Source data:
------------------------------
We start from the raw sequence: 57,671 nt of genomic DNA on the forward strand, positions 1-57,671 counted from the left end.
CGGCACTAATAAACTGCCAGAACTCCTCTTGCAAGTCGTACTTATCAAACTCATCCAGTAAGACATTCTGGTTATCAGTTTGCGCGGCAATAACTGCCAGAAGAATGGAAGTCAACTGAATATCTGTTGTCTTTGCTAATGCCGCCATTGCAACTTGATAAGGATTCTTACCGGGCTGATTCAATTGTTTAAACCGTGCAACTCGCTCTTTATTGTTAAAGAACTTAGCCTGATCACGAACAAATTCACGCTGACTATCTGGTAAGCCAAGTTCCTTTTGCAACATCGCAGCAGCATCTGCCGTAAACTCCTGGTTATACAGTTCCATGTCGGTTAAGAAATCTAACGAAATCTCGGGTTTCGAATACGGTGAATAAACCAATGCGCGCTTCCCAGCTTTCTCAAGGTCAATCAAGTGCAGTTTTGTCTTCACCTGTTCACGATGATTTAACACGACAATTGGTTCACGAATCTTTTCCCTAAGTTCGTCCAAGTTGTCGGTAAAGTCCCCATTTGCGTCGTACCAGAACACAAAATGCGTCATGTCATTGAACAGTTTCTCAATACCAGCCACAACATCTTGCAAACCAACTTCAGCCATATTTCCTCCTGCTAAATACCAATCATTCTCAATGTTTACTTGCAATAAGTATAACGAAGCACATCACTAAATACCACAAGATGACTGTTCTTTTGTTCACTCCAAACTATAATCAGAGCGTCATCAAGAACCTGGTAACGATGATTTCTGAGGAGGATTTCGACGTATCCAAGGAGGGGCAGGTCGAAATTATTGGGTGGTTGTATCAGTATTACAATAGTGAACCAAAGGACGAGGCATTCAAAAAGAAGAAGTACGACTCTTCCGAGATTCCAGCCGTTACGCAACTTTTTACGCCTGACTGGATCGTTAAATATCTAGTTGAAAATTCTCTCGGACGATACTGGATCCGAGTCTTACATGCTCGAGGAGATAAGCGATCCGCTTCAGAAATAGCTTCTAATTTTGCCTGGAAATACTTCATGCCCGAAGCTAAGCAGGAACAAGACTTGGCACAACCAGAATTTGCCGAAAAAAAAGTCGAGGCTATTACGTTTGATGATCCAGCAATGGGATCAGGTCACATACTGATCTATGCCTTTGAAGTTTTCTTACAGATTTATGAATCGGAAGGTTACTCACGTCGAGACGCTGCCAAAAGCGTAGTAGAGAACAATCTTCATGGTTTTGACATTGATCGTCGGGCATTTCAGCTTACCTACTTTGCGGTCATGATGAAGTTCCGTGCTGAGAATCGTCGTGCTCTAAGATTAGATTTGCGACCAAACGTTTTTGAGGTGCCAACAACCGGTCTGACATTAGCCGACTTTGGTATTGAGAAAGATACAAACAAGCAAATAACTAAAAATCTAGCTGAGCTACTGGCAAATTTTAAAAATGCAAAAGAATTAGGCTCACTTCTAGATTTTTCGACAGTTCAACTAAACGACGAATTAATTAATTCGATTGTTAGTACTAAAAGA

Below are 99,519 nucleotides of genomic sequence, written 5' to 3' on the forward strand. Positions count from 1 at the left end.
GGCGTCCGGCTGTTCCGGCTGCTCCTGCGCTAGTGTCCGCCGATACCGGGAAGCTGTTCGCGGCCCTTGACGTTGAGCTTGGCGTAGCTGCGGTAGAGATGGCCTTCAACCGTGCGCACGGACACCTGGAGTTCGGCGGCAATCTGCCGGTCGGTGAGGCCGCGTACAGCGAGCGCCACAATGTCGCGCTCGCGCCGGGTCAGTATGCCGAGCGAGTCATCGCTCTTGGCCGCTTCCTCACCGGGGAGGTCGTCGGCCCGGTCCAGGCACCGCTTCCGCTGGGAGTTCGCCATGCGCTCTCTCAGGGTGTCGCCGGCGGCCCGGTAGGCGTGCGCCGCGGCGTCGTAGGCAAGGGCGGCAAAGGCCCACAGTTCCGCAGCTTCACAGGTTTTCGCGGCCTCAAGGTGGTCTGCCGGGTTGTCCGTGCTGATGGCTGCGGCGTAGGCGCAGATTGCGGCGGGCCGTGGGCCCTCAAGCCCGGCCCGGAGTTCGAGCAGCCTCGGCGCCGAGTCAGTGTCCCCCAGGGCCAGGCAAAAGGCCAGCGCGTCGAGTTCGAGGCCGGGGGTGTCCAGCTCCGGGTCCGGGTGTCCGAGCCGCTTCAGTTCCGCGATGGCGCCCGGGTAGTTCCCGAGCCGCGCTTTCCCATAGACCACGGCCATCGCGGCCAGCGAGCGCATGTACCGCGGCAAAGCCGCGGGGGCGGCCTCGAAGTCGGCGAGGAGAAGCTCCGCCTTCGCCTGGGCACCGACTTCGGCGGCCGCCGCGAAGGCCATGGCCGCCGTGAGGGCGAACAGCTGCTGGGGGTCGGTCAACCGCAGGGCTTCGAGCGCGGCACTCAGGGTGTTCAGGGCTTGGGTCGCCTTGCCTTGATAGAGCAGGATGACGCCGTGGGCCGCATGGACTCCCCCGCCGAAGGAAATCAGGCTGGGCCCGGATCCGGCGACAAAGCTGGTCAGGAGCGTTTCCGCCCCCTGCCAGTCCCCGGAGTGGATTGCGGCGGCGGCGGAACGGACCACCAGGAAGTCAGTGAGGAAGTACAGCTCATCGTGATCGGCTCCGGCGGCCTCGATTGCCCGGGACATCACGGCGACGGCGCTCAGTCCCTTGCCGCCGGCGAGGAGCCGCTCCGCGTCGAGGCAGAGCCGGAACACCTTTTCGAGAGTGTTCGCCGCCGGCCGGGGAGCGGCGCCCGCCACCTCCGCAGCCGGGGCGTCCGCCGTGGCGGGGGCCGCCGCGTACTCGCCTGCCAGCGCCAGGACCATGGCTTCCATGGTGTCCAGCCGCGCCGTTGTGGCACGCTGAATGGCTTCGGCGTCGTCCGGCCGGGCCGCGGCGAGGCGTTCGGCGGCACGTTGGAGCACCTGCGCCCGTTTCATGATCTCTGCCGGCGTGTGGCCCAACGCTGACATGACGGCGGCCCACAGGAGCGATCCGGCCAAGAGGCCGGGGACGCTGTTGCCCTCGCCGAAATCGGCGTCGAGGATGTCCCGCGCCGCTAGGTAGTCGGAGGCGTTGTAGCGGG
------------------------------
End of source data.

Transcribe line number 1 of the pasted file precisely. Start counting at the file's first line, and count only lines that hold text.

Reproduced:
We start from the raw sequence: 57,671 nt of genomic DNA on the forward strand, positions 1-57,671 counted from the left end.